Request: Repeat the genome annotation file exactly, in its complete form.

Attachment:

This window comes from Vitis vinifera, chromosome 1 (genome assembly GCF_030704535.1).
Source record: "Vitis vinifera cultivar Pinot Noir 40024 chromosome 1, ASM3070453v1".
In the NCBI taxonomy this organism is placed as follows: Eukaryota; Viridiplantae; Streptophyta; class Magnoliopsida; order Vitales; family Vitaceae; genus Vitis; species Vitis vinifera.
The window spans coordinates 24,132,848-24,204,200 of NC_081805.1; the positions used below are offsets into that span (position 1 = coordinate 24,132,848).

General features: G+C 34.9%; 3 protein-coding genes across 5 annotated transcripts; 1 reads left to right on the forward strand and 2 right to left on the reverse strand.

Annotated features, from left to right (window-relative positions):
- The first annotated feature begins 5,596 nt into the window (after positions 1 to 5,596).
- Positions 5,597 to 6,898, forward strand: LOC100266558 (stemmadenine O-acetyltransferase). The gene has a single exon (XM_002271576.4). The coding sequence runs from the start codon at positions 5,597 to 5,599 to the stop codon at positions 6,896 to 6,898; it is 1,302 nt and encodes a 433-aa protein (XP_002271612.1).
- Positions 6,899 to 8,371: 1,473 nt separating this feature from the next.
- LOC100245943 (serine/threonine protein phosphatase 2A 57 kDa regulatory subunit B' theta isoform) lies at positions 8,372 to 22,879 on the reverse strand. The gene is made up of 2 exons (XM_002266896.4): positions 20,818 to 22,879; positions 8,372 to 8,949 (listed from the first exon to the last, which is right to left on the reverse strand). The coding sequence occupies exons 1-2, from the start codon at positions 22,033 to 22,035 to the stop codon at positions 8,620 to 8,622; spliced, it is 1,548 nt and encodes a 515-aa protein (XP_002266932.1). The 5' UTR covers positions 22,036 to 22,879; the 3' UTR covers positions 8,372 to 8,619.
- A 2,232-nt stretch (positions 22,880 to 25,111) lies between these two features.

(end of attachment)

This window comes from Vitis vinifera, chromosome 1 (genome assembly GCF_030704535.1).
Source record: "Vitis vinifera cultivar Pinot Noir 40024 chromosome 1, ASM3070453v1".
In the NCBI taxonomy this organism is placed as follows: Eukaryota; Viridiplantae; Streptophyta; class Magnoliopsida; order Vitales; family Vitaceae; genus Vitis; species Vitis vinifera.
The window spans coordinates 24,132,848-24,204,200 of NC_081805.1; the positions used below are offsets into that span (position 1 = coordinate 24,132,848).

General features: G+C 34.9%; 3 protein-coding genes across 5 annotated transcripts; 1 reads left to right on the forward strand and 2 right to left on the reverse strand.

Annotated features, from left to right (window-relative positions):
- The first annotated feature begins 5,596 nt into the window (after positions 1 to 5,596).
- Positions 5,597 to 6,898, forward strand: LOC100266558 (stemmadenine O-acetyltransferase). The gene has a single exon (XM_002271576.4). The coding sequence runs from the start codon at positions 5,597 to 5,599 to the stop codon at positions 6,896 to 6,898; it is 1,302 nt and encodes a 433-aa protein (XP_002271612.1).
- Positions 6,899 to 8,371: 1,473 nt separating this feature from the next.
- LOC100245943 (serine/threonine protein phosphatase 2A 57 kDa regulatory subunit B' theta isoform) lies at positions 8,372 to 22,879 on the reverse strand. The gene is made up of 2 exons (XM_002266896.4): positions 20,818 to 22,879; positions 8,372 to 8,949 (listed from the first exon to the last, which is right to left on the reverse strand). The coding sequence occupies exons 1-2, from the start codon at positions 22,033 to 22,035 to the stop codon at positions 8,620 to 8,622; spliced, it is 1,548 nt and encodes a 515-aa protein (XP_002266932.1). The 5' UTR covers positions 22,036 to 22,879; the 3' UTR covers positions 8,372 to 8,619.
- A 2,232-nt stretch (positions 22,880 to 25,111) lies between these two features.